It was the summer of 1971 when Ms. Barbara, a recent college graduate, entered the gates of the juvenile detention facility as a teacher, a youthful spring in her step.

“My first day in the classroom as this new, fresh summer employee looking much the same age as the students — and I’m comin’ with all this book knowledge and all of these educational plans with me. This young man, I’ll never forget him — he said, ‘Aw, f- that! I’m not listenin’! You don’t know what you’re talkin’ about!’ … And he threw a stapler across the room. Right at me.”

She went home and cried. “I told my mother ‘I can’t go back to that place no more!’” And her mother looked at her and said, “Well, you got two choices when you wake up in the morning: You can either get up and go back and try it one more day … or you give up and you go look for a job teaching somewhere easier. But,” she said, “you are leaving the house in the morning.”

The following morning, Ms. Barbara did indeed leave the house. And she made her way right back through the gates of the detention facility, her mind made up.

She’s been there ever since.

Ms. Barbara worked diligently to learn her craft and paid particular attention to understanding the circumstances and experiences through which her students — her “scholars,” as she calls them — have come.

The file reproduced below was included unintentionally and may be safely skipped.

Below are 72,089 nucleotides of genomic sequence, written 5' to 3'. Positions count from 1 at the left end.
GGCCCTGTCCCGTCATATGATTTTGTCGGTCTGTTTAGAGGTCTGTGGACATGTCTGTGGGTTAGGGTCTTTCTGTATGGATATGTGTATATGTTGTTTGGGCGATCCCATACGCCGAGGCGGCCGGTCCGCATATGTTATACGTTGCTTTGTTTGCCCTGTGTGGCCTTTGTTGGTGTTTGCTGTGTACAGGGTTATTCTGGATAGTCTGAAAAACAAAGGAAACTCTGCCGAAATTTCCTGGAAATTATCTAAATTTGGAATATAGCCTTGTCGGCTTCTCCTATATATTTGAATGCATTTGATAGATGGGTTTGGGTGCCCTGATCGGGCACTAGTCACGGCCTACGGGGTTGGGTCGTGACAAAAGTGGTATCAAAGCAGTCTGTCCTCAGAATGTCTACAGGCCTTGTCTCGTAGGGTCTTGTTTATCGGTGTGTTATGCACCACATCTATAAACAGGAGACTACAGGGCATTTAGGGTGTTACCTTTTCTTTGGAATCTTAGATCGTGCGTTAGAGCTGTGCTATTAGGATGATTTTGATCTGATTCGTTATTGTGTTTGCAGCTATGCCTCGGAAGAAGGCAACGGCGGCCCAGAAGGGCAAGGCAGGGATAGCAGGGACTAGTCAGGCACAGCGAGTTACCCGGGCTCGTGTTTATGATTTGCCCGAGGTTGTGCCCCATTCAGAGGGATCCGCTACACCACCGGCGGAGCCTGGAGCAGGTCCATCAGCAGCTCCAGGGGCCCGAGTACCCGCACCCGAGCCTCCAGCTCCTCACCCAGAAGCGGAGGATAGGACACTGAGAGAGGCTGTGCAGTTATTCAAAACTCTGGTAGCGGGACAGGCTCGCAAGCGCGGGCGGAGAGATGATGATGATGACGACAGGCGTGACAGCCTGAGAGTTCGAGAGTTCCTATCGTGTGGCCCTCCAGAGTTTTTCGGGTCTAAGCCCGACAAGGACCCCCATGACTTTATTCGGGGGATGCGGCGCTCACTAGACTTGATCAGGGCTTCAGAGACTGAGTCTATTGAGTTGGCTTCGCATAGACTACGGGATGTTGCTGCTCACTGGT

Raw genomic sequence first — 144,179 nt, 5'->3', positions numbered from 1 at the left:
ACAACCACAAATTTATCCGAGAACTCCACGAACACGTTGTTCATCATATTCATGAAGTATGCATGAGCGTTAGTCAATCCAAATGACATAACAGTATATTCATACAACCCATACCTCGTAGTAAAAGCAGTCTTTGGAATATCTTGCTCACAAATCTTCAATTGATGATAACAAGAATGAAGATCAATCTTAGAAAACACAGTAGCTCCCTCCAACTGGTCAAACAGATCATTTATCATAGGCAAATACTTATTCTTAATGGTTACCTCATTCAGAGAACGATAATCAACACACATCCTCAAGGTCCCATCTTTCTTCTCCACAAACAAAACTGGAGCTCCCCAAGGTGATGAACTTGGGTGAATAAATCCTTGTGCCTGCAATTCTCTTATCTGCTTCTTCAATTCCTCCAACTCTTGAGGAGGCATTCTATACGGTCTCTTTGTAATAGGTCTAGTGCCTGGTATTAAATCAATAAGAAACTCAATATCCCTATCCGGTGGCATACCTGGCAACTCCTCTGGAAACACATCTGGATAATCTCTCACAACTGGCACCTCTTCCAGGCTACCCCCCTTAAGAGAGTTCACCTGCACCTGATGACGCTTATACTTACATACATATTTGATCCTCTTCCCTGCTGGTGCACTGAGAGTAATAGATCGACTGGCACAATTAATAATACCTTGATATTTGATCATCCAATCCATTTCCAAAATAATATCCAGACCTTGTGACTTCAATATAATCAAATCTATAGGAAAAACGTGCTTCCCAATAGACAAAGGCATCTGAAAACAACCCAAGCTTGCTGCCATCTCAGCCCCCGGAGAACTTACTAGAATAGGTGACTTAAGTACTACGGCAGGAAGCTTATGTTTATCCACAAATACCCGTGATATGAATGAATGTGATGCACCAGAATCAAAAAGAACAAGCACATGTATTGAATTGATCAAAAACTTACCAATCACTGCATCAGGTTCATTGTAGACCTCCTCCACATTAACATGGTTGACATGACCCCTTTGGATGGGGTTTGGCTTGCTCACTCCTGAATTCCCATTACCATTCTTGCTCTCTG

“I grew up in the country. So I did not, at the beginning, understand some of the struggles they had gone through. So I had to sensitize myself to the students — what they may be feeling inside — to be able to work with them effectively.”

“Many of these students are coming from experiences and schools where they didn’t have support,” she added. “So they just shut down.”

To Ms. Barbara, these young people are not criminals, not thugs, not inmates. They are students and scholars, full of resilience, intelligence, and potential.

And that’s how they’re made to feel in her classroom.

While she claims to have “retired” in 2002, Ms. Barbara still makes her way through those same gates to her scholars every day. She works now as a support in English classes and does reading pull-outs with students. And she is always on the lookout for high-interest reading to get students engaged, to get them thinking and building their skills as readers. She also recently went back to school as a student herself, enrolling in a reading assessment class to further her skills to support her struggling readers.

Reflecting on her long career, she thinks back to that day when she was faced with a choice about where she wanted to teach — whether she would go back and try harder or whether she would give up and look for something easier. The decision she made in the end was to teach, not where it was easy — but where it was most important.

And, “over the years,” she added with a smile that told a thousand stories, “it has been one of the most rewarding experiences I have ever had in my life.”

Every week (and this week in particular), we honor educators like Ms. Barbara, who answered the call — and never put down the phone.